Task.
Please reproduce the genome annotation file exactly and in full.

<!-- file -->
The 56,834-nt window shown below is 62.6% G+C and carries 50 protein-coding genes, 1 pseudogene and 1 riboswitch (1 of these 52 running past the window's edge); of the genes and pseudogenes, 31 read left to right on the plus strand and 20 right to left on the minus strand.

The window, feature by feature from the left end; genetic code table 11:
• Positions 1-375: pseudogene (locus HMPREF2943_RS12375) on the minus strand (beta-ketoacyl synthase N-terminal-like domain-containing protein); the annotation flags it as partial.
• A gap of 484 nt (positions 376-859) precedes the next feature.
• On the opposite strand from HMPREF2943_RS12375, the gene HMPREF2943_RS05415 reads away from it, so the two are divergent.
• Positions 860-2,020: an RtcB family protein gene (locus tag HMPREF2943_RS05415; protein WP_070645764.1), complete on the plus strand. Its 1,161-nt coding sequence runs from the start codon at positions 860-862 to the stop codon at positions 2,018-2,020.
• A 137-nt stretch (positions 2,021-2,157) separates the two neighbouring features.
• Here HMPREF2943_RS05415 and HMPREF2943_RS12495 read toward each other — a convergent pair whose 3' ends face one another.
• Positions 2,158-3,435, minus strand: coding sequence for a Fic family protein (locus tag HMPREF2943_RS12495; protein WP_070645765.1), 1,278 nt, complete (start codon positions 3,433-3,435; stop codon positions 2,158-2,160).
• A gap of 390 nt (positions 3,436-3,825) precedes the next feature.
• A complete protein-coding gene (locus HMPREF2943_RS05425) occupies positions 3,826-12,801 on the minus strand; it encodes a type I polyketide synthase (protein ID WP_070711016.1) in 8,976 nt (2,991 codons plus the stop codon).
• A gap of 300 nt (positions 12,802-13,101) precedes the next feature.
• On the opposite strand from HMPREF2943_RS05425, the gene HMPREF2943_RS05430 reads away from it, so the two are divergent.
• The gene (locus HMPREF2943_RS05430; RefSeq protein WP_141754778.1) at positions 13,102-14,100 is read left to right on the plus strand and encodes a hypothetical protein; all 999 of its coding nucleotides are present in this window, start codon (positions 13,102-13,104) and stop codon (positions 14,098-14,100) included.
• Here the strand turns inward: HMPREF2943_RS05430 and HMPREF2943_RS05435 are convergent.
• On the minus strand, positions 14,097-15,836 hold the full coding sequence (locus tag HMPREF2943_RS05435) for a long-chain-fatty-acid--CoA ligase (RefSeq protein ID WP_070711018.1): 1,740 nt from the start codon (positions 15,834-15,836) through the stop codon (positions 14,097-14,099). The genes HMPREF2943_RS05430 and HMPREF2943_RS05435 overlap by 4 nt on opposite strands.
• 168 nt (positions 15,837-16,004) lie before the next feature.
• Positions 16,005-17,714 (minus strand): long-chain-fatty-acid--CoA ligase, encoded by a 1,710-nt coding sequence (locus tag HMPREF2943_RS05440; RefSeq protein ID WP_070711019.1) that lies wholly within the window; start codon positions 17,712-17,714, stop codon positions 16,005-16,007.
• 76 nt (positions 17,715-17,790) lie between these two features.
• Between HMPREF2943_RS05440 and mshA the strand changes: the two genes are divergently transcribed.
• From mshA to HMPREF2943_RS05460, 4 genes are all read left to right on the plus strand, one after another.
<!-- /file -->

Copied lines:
The 56,834-nt window shown below is 62.6% G+C and carries 50 protein-coding genes, 1 pseudogene and 1 riboswitch (1 of these 52 running past the window's edge); of the genes and pseudogenes, 31 read left to right on the plus strand and 20 right to left on the minus strand.

The window, feature by feature from the left end; genetic code table 11:
• Positions 1-375: pseudogene (locus HMPREF2943_RS12375) on the minus strand (beta-ketoacyl synthase N-terminal-like domain-containing protein); the annotation flags it as partial.
• A gap of 484 nt (positions 376-859) precedes the next feature.
• On the opposite strand from HMPREF2943_RS12375, the gene HMPREF2943_RS05415 reads away from it, so the two are divergent.
• Positions 860-2,020: an RtcB family protein gene (locus tag HMPREF2943_RS05415; protein WP_070645764.1), complete on the plus strand. Its 1,161-nt coding sequence runs from the start codon at positions 860-862 to the stop codon at positions 2,018-2,020.
• A 137-nt stretch (positions 2,021-2,157) separates the two neighbouring features.
• Here HMPREF2943_RS05415 and HMPREF2943_RS12495 read toward each other — a convergent pair whose 3' ends face one another.
• Positions 2,158-3,435, minus strand: coding sequence for a Fic family protein (locus tag HMPREF2943_RS12495; protein WP_070645765.1), 1,278 nt, complete (start codon positions 3,433-3,435; stop codon positions 2,158-2,160).
• A gap of 390 nt (positions 3,436-3,825) precedes the next feature.
• A complete protein-coding gene (locus HMPREF2943_RS05425) occupies positions 3,826-12,801 on the minus strand; it encodes a type I polyketide synthase (protein ID WP_070711016.1) in 8,976 nt (2,991 codons plus the stop codon).
• A gap of 300 nt (positions 12,802-13,101) precedes the next feature.
• On the opposite strand from HMPREF2943_RS05425, the gene HMPREF2943_RS05430 reads away from it, so the two are divergent.
• The gene (locus HMPREF2943_RS05430; RefSeq protein WP_141754778.1) at positions 13,102-14,100 is read left to right on the plus strand and encodes a hypothetical protein; all 999 of its coding nucleotides are present in this window, start codon (positions 13,102-13,104) and stop codon (positions 14,098-14,100) included.
• Here the strand turns inward: HMPREF2943_RS05430 and HMPREF2943_RS05435 are convergent.
• On the minus strand, positions 14,097-15,836 hold the full coding sequence (locus tag HMPREF2943_RS05435) for a long-chain-fatty-acid--CoA ligase (RefSeq protein ID WP_070711018.1): 1,740 nt from the start codon (positions 15,834-15,836) through the stop codon (positions 14,097-14,099). The genes HMPREF2943_RS05430 and HMPREF2943_RS05435 overlap by 4 nt on opposite strands.
• 168 nt (positions 15,837-16,004) lie before the next feature.
• Positions 16,005-17,714 (minus strand): long-chain-fatty-acid--CoA ligase, encoded by a 1,710-nt coding sequence (locus tag HMPREF2943_RS05440; RefSeq protein ID WP_070711019.1) that lies wholly within the window; start codon positions 17,712-17,714, stop codon positions 16,005-16,007.
• 76 nt (positions 17,715-17,790) lie between these two features.
• Between HMPREF2943_RS05440 and mshA the strand changes: the two genes are divergently transcribed.
• From mshA to HMPREF2943_RS05460, 4 genes are all read left to right on the plus strand, one after another.